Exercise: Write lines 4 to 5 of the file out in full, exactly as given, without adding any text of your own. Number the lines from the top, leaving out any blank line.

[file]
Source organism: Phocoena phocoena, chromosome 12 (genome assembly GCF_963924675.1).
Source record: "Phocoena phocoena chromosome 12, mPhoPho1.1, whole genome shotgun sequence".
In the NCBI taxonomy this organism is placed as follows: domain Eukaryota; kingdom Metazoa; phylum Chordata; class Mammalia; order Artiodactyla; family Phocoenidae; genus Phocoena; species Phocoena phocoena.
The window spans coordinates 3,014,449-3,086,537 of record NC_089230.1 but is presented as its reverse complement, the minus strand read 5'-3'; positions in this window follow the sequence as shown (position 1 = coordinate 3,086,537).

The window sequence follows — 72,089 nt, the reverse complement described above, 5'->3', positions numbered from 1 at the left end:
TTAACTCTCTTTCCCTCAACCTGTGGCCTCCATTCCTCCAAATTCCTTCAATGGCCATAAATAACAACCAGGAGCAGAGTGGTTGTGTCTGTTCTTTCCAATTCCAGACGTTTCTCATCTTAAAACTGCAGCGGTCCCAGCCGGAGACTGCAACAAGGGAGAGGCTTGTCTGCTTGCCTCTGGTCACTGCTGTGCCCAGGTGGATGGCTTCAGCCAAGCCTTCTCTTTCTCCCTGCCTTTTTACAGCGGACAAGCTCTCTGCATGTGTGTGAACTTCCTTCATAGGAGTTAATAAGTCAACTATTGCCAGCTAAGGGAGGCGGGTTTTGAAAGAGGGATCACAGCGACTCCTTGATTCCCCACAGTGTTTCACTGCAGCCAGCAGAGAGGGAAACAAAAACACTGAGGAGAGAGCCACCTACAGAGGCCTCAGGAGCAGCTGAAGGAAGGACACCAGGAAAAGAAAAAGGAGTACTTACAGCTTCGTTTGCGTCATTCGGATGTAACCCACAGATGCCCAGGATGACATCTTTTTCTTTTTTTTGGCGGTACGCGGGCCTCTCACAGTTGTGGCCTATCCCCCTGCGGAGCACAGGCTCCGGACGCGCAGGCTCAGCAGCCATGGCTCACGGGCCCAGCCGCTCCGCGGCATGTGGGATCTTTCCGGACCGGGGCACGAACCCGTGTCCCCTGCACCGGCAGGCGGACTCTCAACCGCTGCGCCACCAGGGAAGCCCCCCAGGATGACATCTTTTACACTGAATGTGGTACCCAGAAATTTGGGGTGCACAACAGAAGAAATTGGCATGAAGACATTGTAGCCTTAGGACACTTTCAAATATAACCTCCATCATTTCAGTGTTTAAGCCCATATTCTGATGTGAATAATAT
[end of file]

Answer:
The window spans coordinates 3,014,449-3,086,537 of record NC_089230.1 but is presented as its reverse complement, the minus strand read 5'-3'; positions in this window follow the sequence as shown (position 1 = coordinate 3,086,537).

The window sequence follows — 72,089 nt, the reverse complement described above, 5'->3', positions numbered from 1 at the left end: